Route 66 collection

Educators transform garage into history museum

Pulling into the driveway at the home of Babs and Susie Tims is pretty much like pulling up to any nice home in Pittsburg. Lovely house, nice landscaping, sitting area. Garage. 

Well, you think it’s a garage. Once the doors open, you realize it’s a detached time machine into American history. 

“It’s really about nostalgia,” Susie said.

If you’ve never gotten your kicks on Route 66, just go see Babs and Susie. For more than a decade, their garage has been a living homage to the famous Mother Road, the 2,448 miles between Chicago, Illinois and Santa Monica, California.

“We want it to be a reflection of the Route 66 of yesterday, today, and tomorrow,” Babs said. “We need to make sure it doesn’t just live in the past.”

“It’s really about nostalgia.”

From road signs and posters to an old jukebox and pinball machine, the collection of Americana memorabilia is as transporting as it is impressive. And at the core of all of it: family.

“Our family is one of those historical families you could read about during the Great Depression,” Babs said. “They couldn’t find work, so many of them went west via Route 66 to California. Our mom ended up staying in Kansas, so we became the Kansas family and the rest were the California family.

“Growing up, we would regularly make the trip on Route 66 to go see our California family. That’s really where my interest in Route 66 was first formed.”

Then about 20 years ago, two major life events combined to transform that interest into a full on passion.

Babs and Susie Tims

“I was teaching at USD 250, and this was right around the time when there was a big push for project-based learning,” Babs said. “They really wanted us to use projects to connect kids to lessons and history. Well, that summer before, our mom was nearing the latter stages of her life, and she wanted to take one last trip out to California on Route 66.

“Along the way, mom was talking all about the things we’d see along the route and all of our family memories, and I just started writing everything down as she talked. That’s when I knew my project-based learning topic would be Route 66.”

The garage project – it’s really more like a museum at this point – began in 2011 and quickly became part of her educational lessons. Babs and Susie would welcome school children over to their house to check out the vintage collection and discuss American history through Route 66.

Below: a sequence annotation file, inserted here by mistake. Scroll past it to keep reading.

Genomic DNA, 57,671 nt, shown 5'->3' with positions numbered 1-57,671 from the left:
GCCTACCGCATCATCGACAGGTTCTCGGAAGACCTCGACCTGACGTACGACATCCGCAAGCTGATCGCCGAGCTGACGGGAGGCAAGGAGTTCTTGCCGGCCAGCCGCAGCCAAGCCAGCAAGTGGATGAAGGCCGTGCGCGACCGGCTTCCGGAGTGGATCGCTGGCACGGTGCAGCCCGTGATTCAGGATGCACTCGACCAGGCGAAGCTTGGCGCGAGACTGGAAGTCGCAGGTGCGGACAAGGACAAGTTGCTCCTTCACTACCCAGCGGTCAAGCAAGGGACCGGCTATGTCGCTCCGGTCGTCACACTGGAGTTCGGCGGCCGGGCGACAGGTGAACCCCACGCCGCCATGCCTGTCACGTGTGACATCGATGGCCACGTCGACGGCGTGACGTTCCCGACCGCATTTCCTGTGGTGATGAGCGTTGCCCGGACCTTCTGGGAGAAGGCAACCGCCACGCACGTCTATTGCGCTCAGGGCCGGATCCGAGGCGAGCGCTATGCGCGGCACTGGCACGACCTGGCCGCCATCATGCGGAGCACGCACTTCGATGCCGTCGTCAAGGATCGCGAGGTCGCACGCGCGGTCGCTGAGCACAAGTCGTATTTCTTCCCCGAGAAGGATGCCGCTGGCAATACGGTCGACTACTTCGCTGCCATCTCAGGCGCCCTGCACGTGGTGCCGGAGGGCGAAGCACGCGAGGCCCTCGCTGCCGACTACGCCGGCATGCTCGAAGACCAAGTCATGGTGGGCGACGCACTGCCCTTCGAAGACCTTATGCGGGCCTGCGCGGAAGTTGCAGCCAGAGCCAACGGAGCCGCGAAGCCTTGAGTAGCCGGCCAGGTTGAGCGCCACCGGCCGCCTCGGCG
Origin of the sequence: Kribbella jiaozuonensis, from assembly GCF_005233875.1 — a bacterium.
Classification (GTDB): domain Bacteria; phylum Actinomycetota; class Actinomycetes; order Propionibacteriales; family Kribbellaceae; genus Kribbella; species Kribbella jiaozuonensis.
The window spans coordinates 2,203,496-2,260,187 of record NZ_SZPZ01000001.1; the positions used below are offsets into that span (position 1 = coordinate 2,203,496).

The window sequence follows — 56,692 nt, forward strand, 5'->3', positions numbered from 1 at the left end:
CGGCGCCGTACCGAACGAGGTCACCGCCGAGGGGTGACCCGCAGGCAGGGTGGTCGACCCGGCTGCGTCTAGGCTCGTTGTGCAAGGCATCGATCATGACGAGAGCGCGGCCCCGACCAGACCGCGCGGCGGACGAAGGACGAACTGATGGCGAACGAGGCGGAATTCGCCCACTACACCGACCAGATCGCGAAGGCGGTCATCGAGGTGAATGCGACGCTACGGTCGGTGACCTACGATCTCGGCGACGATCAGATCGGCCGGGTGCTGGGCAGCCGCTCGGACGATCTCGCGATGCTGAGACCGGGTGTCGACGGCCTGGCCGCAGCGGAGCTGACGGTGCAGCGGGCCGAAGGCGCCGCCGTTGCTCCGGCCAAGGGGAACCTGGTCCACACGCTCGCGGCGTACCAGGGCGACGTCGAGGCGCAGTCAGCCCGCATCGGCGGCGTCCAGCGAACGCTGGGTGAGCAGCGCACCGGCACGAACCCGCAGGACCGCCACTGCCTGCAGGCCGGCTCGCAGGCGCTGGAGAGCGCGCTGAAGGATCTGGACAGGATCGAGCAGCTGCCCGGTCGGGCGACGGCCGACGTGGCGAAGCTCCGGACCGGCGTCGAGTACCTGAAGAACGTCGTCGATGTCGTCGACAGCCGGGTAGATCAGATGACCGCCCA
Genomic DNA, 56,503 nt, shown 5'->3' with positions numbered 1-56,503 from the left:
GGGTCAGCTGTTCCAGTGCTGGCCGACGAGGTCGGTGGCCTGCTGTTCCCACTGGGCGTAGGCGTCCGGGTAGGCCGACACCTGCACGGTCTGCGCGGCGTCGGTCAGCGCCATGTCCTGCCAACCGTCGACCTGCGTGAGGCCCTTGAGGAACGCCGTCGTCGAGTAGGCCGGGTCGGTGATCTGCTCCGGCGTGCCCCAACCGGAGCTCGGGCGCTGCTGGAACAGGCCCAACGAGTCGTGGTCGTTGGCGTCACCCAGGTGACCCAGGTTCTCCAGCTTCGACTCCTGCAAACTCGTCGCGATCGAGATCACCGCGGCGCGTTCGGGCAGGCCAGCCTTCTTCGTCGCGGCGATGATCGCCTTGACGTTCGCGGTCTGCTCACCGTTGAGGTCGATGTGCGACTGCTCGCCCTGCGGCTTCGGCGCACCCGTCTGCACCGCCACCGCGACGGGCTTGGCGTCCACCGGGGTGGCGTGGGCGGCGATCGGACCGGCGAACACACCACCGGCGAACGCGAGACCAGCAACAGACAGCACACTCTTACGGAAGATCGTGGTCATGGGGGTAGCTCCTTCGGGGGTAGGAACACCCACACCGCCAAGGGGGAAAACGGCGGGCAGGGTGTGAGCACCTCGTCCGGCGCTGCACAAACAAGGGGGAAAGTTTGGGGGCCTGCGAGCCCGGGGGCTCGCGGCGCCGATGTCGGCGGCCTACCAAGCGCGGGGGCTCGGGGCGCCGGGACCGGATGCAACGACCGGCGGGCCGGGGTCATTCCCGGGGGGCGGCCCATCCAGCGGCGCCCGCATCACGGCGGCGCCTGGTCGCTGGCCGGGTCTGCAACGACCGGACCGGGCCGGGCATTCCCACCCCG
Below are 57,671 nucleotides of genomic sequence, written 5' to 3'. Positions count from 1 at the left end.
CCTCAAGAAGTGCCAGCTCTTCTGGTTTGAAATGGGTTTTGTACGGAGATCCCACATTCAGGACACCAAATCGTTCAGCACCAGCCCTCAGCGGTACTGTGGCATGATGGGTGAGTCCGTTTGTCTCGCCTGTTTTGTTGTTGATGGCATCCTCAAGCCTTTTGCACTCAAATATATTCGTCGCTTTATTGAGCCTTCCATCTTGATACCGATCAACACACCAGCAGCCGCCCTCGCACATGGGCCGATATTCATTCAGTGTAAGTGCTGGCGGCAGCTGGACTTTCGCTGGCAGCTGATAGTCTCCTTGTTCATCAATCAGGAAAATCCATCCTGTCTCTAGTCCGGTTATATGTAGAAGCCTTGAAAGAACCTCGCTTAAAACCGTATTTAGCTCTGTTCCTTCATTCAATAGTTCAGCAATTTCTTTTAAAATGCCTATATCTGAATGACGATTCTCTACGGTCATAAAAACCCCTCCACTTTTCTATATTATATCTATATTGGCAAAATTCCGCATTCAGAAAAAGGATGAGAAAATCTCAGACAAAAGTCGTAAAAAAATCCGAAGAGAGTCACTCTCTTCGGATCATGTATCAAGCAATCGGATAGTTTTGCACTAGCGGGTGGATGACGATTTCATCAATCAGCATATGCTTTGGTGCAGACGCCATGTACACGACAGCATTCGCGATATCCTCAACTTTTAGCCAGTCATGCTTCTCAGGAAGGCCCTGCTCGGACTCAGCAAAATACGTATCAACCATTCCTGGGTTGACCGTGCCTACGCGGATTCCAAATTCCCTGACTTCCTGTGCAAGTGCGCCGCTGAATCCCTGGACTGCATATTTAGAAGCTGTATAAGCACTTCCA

“For Babs and me, this is stuff we remember,” Susie said. “We lived it. But for these kiddos, it’s like ancient history. Many of them have seen some of these things, like our pinball machine, for example. It’s truly a history lesson for them.”

Susie said she always enjoys seeing Babs’ energy for the subject transfer to the students.

“Babs is such an enthusiastic person,” she said, “and you can see her enthusiasm rub off on the kids. Many of them have gone places on Route 66 with their families because Babs got them so excited about it.”

Babs said she’s always touched when she receives photos from trips her students have taken.

“I’ll get texts from former students showing that they’re somewhere along Route 66,” she said. “They’ll ask me if I know where they are, or if I can tell where they’re eating. Things like that. I just love it because it means we’re keeping the spirit of Route 66 alive. 

“If you educate people about it, it will live on.”

And the history lesson doesn’t end with Route 66. Next door in another part of the garage is an homage to another famous path … the Yellow Brick Road. Babs and Susie are quickly building a large collection of Wizard of Oz memorabilia.

“I was going to use that room for storage,” Babs said. “Then I started collecting some Pittsburg historical stuff. Then one day I got a call that someone was going to bring me a bunch of Kansas stuff. And what’s more Kansas than the Wizard of Oz?”

Yellow brick road display